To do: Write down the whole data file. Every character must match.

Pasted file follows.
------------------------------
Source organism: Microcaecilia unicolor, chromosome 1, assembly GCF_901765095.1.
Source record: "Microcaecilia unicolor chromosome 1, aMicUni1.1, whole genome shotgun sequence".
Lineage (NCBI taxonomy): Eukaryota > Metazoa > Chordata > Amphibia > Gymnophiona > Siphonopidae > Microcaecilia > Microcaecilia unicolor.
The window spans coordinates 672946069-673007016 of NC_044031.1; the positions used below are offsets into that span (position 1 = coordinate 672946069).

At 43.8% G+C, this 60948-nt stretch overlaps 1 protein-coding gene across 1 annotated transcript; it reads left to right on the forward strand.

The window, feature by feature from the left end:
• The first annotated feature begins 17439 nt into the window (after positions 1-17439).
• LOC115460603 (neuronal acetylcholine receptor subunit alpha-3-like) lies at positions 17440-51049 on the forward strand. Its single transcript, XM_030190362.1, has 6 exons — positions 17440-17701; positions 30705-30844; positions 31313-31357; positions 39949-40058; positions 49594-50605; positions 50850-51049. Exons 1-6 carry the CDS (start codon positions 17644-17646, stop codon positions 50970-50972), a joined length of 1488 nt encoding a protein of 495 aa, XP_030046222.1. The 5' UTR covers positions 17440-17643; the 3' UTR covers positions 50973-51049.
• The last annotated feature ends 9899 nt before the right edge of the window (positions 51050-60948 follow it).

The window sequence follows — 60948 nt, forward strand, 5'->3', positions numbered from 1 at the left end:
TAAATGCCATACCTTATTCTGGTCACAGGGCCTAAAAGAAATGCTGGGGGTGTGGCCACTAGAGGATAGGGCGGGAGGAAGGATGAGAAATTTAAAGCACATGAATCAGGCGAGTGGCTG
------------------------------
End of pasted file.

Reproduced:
Source organism: Microcaecilia unicolor, chromosome 1, assembly GCF_901765095.1.
Source record: "Microcaecilia unicolor chromosome 1, aMicUni1.1, whole genome shotgun sequence".
Lineage (NCBI taxonomy): Eukaryota > Metazoa > Chordata > Amphibia > Gymnophiona > Siphonopidae > Microcaecilia > Microcaecilia unicolor.
The window spans coordinates 672946069-673007016 of NC_044031.1; the positions used below are offsets into that span (position 1 = coordinate 672946069).

At 43.8% G+C, this 60948-nt stretch overlaps 1 protein-coding gene across 1 annotated transcript; it reads left to right on the forward strand.

The window, feature by feature from the left end:
• The first annotated feature begins 17439 nt into the window (after positions 1-17439).
• LOC115460603 (neuronal acetylcholine receptor subunit alpha-3-like) lies at positions 17440-51049 on the forward strand. Its single transcript, XM_030190362.1, has 6 exons — positions 17440-17701; positions 30705-30844; positions 31313-31357; positions 39949-40058; positions 49594-50605; positions 50850-51049. Exons 1-6 carry the CDS (start codon positions 17644-17646, stop codon positions 50970-50972), a joined length of 1488 nt encoding a protein of 495 aa, XP_030046222.1. The 5' UTR covers positions 17440-17643; the 3' UTR covers positions 50973-51049.
• The last annotated feature ends 9899 nt before the right edge of the window (positions 51050-60948 follow it).

The window sequence follows — 60948 nt, forward strand, 5'->3', positions numbered from 1 at the left end:
TAAATGCCATACCTTATTCTGGTCACAGGGCCTAAAAGAAATGCTGGGGGTGTGGCCACTAGAGGATAGGGCGGGAGGAAGGATGAGAAATTTAAAGCACATGAATCAGGCGAGTGGCTG